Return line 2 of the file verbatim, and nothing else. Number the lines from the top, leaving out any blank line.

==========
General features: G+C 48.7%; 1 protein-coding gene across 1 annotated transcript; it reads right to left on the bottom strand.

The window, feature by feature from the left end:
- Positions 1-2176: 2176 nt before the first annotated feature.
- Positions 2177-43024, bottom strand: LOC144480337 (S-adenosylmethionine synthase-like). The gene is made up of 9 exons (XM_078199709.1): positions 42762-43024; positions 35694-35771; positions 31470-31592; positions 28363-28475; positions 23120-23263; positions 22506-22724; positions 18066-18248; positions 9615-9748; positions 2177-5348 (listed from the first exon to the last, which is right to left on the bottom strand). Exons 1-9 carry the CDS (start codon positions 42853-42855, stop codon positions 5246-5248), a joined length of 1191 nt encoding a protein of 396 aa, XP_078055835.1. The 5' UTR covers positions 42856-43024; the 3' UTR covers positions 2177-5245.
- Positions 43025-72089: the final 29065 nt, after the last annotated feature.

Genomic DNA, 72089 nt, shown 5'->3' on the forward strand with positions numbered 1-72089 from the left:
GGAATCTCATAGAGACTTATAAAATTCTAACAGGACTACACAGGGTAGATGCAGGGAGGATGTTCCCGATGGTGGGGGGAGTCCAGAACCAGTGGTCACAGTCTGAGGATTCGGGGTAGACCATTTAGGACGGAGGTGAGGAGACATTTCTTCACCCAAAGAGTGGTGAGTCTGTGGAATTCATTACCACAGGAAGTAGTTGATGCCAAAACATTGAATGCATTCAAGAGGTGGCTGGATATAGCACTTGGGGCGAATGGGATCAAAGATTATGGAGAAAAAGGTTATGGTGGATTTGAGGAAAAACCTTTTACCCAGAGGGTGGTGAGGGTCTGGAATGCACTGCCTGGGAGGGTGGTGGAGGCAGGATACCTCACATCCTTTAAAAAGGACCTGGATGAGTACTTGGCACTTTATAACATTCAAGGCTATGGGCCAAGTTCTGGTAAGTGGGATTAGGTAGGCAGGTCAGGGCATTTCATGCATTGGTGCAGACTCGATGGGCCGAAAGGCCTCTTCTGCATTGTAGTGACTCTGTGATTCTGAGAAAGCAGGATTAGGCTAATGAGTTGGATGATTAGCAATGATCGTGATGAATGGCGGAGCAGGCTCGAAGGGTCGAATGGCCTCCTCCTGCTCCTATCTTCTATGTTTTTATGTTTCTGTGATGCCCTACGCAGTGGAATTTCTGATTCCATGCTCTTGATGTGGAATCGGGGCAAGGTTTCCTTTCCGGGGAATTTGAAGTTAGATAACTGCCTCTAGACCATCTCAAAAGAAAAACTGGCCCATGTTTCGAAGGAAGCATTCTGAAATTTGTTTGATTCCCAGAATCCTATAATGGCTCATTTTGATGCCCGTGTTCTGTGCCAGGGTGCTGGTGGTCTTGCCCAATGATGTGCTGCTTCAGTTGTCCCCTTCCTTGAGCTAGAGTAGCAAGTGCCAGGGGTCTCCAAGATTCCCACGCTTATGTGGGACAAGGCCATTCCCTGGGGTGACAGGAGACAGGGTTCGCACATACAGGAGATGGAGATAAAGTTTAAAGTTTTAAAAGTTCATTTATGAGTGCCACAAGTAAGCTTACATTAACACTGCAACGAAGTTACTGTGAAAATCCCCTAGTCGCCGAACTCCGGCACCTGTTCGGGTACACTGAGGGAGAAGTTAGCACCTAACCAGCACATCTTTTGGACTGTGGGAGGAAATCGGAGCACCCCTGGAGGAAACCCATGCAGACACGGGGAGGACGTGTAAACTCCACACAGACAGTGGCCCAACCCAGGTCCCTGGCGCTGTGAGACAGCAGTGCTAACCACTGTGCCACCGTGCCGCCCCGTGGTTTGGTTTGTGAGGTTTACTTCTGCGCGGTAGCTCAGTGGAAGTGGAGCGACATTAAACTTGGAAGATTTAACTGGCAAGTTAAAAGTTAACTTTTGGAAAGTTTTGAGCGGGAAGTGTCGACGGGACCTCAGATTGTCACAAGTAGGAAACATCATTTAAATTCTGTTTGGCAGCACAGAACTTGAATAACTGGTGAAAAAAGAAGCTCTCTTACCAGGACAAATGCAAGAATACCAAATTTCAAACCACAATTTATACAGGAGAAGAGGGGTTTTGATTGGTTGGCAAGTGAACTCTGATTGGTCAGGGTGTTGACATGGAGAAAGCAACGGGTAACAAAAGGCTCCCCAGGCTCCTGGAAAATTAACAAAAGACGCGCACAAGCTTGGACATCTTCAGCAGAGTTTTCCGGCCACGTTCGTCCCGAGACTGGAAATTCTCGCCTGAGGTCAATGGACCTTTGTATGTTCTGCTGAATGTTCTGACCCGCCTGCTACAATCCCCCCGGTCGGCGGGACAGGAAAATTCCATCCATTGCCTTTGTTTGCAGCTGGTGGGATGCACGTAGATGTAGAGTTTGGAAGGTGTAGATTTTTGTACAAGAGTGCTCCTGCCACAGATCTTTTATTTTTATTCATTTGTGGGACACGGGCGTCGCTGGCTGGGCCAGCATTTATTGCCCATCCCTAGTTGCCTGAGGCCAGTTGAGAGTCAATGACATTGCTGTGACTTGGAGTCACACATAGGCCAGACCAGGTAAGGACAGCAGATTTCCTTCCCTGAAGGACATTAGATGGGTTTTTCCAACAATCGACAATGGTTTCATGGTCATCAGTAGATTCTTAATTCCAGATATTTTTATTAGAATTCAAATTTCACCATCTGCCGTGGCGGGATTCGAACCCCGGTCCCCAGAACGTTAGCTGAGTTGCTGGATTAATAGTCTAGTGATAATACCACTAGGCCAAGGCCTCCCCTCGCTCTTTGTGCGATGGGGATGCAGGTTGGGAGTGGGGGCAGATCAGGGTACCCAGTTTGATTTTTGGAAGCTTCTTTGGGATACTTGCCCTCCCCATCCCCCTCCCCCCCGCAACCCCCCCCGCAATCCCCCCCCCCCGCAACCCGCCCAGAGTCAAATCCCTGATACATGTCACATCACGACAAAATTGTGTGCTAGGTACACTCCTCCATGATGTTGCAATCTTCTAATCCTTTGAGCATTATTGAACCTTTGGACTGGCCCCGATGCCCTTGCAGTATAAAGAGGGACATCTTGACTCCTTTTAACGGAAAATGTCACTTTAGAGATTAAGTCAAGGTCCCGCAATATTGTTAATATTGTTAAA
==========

The window, feature by feature from the left end: